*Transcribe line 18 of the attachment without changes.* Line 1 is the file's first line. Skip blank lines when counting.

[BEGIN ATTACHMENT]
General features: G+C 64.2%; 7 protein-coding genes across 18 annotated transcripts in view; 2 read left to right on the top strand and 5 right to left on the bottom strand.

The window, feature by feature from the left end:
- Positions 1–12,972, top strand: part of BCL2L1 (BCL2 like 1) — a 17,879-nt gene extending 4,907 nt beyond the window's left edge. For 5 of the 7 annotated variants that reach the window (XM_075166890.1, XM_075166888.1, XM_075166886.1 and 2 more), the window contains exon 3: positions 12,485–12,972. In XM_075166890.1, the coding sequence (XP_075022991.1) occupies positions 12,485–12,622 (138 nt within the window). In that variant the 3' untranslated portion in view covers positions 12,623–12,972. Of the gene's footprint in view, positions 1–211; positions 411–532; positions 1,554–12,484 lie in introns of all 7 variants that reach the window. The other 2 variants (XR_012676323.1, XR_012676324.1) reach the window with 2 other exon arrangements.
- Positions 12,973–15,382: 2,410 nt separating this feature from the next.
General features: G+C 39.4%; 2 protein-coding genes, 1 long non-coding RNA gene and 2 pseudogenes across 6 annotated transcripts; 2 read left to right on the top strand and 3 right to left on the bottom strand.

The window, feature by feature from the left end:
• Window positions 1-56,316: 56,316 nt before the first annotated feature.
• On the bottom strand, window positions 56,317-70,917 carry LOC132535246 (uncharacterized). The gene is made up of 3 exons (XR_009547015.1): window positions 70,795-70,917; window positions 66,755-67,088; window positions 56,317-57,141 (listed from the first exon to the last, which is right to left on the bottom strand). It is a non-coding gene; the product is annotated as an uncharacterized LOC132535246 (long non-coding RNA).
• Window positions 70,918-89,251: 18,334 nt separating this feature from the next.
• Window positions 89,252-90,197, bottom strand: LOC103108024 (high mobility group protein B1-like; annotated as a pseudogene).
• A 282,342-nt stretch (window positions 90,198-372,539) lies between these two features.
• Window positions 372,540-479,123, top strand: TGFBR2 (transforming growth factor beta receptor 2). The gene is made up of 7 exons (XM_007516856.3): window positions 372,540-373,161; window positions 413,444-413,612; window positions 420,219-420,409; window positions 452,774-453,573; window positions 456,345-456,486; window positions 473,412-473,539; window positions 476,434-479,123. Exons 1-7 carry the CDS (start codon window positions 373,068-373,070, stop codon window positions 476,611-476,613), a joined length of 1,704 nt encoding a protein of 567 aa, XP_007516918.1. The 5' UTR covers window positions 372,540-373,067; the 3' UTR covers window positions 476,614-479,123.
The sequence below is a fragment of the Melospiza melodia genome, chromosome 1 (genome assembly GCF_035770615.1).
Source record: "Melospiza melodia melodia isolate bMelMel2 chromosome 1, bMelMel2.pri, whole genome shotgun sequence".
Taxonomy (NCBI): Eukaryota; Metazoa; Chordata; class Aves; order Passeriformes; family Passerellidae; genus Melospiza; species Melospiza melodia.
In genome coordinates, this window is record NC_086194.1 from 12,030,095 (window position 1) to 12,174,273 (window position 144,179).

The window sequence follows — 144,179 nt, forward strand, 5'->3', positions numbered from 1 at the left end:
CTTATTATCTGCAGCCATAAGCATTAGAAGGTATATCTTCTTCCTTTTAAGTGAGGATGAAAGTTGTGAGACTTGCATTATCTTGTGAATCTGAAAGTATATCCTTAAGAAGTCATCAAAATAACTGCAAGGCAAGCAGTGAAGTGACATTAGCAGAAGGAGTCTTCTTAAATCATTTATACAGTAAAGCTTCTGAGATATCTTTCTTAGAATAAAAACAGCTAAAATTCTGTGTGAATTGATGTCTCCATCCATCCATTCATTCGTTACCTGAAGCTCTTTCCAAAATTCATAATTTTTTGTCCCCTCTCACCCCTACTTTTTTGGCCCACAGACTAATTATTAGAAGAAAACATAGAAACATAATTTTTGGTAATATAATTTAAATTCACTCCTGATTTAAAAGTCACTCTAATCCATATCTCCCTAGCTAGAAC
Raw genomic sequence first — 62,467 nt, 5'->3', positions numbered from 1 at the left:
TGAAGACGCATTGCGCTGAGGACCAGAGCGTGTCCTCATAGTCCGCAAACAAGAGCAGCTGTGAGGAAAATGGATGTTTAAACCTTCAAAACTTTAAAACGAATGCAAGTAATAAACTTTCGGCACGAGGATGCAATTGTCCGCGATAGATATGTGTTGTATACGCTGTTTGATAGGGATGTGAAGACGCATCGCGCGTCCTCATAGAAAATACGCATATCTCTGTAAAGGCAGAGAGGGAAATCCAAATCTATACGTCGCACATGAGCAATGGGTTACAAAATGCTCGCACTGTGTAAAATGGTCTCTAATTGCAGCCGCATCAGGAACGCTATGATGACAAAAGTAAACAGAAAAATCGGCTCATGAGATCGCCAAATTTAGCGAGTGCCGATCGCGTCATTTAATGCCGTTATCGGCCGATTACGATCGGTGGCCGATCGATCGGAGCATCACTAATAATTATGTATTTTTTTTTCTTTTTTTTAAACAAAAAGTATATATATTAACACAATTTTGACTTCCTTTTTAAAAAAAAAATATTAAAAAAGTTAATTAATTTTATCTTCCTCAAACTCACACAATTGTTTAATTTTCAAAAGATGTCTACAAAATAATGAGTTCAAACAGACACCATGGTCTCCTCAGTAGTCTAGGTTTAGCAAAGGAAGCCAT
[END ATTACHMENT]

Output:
CTTATTATCTGCAGCCATAAGCATTAGAAGGTATATCTTCTTCCTTTTAAGTGAGGATGAAAGTTGTGAGACTTGCATTATCTTGTGAATCTGAAAGTATATCCTTAAGAAGTCATCAAAATAACTGCAAGGCAAGCAGTGAAGTGACATTAGCAGAAGGAGTCTTCTTAAATCATTTATACAGTAAAGCTTCTGAGATATCTTTCTTAGAATAAAAACAGCTAAAATTCTGTGTGAATTGATGTCTCCATCCATCCATTCATTCGTTACCTGAAGCTCTTTCCAAAATTCATAATTTTTTGTCCCCTCTCACCCCTACTTTTTTGGCCCACAGACTAATTATTAGAAGAAAACATAGAAACATAATTTTTGGTAATATAATTTAAATTCACTCCTGATTTAAAAGTCACTCTAATCCATATCTCCCTAGCTAGAAC